Overfishing is one of the greatest threats to our ocean’s ecosystems. It occurs when fish are captured at a faster rate than they can reproduce and replenish — the breeding population becomes too dispersed and sparse to be able to recover from the loss.
Many commercial fishing industries are to blame for this threat because they often waste much of what they catch. When they cast nets or use other methods to catch fish, any other unwanted seafood captured is discarded rather than put back into the ocean.
Overfishing isn’t a new phenomenon. It dates back to the 1800s, when people realized that they could use whale blubber as oil for lamps. Sailors began to prey on whales, endangering them. Today, overfishing represents a threat that must be dealt with before more ecological damage is done.
Primary Causes of Overfishing
Typically, poor management in the industry is the cause of overfishing. Some fisheries don’t have many rules or regulations to follow, or they choose not to listen to National Oceanic and Atmospheric Administration (NOAA) guidelines. Hence, the workers do whatever they can to catch a certain amount of fish. However, increased demand for seafood has also led to overfishing.
In the past, overfishing didn’t occur because fishermen couldn’t access the vast number of locations fisheries can now. Also, their boats were smaller, so they could only fit a certain amount of fish in their vessels. Large factory ships have since replaced those boats. Plus, advancements in technology have provided fisheries with sonar and global position systems (GPS) to locate massive schools of fish.
Additionally, larger nets, hooks and machines can reach deeper depths and can hold thousands of pounds of fish. Plus, the ships can freeze seafood on-site, so they don’t have to return to the base until the freezers are full.
Illegal fishing is also to blame for overfishing. People try to find rare species to get a high price for them. The illegally caught fish often cannot be traced.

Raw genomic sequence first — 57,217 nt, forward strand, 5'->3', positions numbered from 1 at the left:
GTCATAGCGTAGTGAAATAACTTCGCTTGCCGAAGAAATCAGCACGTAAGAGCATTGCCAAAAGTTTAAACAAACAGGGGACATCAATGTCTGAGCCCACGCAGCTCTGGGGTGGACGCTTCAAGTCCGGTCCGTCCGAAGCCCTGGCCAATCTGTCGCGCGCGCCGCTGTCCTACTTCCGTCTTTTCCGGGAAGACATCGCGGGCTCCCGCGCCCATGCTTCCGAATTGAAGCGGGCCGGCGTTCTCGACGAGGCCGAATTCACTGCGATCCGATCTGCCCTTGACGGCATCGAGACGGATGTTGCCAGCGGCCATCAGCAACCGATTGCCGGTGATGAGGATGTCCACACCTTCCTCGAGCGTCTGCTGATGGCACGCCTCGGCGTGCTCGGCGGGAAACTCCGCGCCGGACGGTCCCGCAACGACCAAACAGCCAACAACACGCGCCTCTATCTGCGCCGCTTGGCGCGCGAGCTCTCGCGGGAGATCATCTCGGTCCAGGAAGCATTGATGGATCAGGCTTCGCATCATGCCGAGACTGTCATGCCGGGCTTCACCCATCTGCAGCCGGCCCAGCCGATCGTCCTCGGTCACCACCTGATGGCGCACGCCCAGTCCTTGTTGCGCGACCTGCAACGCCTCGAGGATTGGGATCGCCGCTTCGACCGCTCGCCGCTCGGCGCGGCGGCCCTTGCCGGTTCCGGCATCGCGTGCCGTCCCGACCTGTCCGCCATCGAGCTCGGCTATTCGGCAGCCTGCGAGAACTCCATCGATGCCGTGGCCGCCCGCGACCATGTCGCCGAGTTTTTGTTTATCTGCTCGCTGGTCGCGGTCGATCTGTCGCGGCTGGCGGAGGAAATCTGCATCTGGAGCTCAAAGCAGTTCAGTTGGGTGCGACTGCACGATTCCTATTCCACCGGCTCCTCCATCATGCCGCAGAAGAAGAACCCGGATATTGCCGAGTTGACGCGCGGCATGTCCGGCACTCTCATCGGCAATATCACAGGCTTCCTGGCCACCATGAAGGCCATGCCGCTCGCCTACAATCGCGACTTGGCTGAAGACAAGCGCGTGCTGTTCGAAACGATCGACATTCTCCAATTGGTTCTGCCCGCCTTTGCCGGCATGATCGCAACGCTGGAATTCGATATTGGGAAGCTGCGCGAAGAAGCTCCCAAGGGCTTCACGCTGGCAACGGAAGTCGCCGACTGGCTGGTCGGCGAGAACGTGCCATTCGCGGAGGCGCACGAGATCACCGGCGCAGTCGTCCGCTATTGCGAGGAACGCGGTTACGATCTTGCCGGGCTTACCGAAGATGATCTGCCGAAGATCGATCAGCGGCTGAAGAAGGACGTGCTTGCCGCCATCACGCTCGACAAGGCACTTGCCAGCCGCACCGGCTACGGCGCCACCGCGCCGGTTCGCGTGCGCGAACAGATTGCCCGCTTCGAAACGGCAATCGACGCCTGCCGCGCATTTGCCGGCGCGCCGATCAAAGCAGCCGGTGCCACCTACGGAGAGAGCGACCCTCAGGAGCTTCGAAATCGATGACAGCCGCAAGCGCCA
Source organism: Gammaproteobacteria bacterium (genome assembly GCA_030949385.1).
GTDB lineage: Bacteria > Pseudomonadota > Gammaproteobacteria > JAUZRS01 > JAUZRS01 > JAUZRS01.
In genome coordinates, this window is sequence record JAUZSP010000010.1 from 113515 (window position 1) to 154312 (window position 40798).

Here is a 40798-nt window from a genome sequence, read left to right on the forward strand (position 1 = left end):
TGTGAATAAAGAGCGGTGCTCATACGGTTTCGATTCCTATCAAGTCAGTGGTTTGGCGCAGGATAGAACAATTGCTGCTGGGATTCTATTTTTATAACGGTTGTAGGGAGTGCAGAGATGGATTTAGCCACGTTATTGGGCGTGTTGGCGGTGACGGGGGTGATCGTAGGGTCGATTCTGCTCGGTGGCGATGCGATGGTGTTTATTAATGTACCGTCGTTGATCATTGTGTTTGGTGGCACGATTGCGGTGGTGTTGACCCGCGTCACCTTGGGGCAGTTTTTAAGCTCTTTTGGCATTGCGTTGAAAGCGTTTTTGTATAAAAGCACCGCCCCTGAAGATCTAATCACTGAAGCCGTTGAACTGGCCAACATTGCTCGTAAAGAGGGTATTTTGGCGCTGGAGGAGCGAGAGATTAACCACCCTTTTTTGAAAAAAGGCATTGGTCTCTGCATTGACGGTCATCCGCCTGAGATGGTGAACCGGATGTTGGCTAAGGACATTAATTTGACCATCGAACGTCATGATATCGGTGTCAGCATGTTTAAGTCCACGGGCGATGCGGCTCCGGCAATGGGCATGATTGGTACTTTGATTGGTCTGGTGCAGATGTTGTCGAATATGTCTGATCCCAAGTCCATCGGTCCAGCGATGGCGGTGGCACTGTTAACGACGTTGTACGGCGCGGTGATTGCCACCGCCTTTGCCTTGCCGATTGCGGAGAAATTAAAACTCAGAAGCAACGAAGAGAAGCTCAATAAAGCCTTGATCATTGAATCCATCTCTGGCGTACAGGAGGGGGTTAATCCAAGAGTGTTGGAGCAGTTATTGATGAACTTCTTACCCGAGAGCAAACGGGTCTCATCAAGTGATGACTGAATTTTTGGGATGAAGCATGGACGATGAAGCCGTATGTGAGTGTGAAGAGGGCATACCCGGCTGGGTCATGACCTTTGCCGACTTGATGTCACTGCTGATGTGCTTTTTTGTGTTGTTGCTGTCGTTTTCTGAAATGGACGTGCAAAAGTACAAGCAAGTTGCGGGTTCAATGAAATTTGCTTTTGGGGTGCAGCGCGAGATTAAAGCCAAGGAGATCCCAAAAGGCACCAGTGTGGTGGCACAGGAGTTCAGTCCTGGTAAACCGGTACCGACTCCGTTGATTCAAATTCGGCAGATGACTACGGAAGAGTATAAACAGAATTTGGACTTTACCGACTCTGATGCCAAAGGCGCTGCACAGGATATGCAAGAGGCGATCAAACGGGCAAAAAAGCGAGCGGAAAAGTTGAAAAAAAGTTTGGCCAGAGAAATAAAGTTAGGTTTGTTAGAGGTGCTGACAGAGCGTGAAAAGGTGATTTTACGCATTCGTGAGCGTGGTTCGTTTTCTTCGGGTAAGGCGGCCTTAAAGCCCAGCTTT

Threats of Overfishing to the United States
What threat does overfishing pose to the United States? Fish populations are declining, which means there’s not as much available for consumption. On average, an American eats at least 16 pounds of fish every year. This number continues to rise, though.
Fish is a staple food throughout the country. Those that eat it or have a specific diet requiring them to consume more seafood than other proteins will be in for a shock when prices rise and availability declines.
Overfishing threatens more than the American diet, however. Those who look to the seas daily as a means of income are also affected by overfishing. Although many anglers practice sustainable seafood gathering methods, overfishing still exists, and it hurts those that rely on the ocean to provide for their families.
Fisheries lining the coasts support nearly 2 million jobs. Lower fish populations mean the number of available positions will decline, putting more Americans at risk for unemployment. This also hurts the national economy since fishing is a $200 billion industry.
Industries Affected by Overfishing
The fishing industry affects other industries within the United States. Anglers aren’t the only ones who have issues with overfishing. Here are some other sectors that are directly or indirectly impacted by overfishing: